Lieutenant-General Nikolai Ignatov, the Deputy Commander and Chief of Staff of the VDV, told Ekho Moskvy that the airborne forces had “practically completed” its transition to the “new look,” contradicting Shamanov’s assessment. The VDV had also almost completed its involvement in the work surrounding the State Defense Order (Gosudarstvennyi Oboronnyi Zakaz –GOZ) for 2012, making no mention of the problems associated with implementing this year’s GOZ. Ignatov heralded the dawning of a new age in command and control for the VDV, with the introduction of the latest Andromeda-D system in the 76th Air Assault Division, Pskov and its final procurement throughout the VDV by 2015; which will cut decision-making time by “50 percent to 60 percent” (Ekho Moskvy, July 30).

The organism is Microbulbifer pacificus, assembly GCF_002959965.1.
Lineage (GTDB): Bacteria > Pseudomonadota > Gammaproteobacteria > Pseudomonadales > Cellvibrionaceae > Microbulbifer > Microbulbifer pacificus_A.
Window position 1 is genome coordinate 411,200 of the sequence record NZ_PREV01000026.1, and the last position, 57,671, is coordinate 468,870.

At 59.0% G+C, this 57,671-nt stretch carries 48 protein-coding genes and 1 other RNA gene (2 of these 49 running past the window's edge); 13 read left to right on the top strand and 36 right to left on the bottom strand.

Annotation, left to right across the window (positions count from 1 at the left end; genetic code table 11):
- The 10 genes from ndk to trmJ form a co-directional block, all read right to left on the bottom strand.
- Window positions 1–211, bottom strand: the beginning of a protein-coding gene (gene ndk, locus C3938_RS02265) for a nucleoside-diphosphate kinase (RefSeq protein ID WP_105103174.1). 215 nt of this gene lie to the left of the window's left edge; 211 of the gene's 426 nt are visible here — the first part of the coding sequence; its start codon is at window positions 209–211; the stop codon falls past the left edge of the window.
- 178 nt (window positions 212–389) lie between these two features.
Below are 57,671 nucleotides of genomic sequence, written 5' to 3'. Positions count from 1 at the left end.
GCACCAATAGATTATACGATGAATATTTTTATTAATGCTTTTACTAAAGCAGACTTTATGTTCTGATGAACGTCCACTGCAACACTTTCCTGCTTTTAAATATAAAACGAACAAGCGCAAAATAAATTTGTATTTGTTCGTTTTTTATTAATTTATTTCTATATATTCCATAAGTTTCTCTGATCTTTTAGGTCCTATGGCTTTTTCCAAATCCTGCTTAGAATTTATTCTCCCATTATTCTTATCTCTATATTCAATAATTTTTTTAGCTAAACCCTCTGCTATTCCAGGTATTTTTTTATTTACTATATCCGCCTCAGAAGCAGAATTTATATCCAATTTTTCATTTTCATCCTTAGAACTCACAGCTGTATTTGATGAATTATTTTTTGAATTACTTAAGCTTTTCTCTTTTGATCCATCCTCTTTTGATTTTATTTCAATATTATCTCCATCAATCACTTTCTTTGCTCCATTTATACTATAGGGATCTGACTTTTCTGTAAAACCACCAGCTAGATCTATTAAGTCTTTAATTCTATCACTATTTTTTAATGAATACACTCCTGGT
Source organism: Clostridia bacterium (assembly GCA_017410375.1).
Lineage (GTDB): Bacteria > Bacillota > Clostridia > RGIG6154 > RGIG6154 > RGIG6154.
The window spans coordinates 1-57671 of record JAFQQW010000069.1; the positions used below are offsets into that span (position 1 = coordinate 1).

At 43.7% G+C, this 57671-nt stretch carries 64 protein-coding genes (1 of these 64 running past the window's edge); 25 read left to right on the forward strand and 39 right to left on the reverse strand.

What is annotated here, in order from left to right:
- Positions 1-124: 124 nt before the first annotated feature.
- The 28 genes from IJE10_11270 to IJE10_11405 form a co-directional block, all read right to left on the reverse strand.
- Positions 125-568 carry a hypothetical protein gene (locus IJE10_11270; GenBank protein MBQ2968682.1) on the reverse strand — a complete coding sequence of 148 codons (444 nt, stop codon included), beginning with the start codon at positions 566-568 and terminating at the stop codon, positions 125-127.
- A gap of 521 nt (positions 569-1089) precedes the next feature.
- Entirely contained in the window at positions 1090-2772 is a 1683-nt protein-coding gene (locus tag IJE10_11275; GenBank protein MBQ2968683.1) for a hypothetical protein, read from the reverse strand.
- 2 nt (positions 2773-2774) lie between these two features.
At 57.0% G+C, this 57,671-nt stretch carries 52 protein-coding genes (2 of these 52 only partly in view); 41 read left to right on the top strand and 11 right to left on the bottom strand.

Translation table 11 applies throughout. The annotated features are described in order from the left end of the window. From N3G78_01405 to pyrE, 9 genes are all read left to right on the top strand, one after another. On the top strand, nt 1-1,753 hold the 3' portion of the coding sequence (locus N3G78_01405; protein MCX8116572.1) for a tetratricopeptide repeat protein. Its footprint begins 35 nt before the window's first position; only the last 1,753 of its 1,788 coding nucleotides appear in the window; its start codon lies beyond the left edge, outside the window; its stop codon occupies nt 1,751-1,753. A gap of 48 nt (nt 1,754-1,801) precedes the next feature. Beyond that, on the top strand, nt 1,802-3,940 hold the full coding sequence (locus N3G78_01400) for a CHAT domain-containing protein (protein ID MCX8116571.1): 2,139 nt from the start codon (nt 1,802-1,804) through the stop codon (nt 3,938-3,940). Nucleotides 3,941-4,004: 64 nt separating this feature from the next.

In stark contrast to statements by Army-General Nikolai Makarov, the Chief of the General Staff, suggesting that by 2016 the Armed Forces will be manned by 70 percent contact personnel, Shamanov indicates the opposite phenomenon in the VDV. Shamanov’s task, if he remains its commander, will be to guide the airborne forces to achieving parity between contract and conscript servicemen. In 2010, the VDV’s military council decided to establish in each formation one immediate deployment subunit, (podrazdeleniye pervoocherednogo primeneniya) an airborne battalion or an air assault battalion manned by 70 percent kontraktniki. These battalions are maintained at a higher state of combat readiness in the event of a crisis demanding rapid deployment (BOSS, July 14, 2010). However, with 69 percent conscript manning in the VDV, it is clear that the Russian state is not anticipating becoming involved in war any time soon.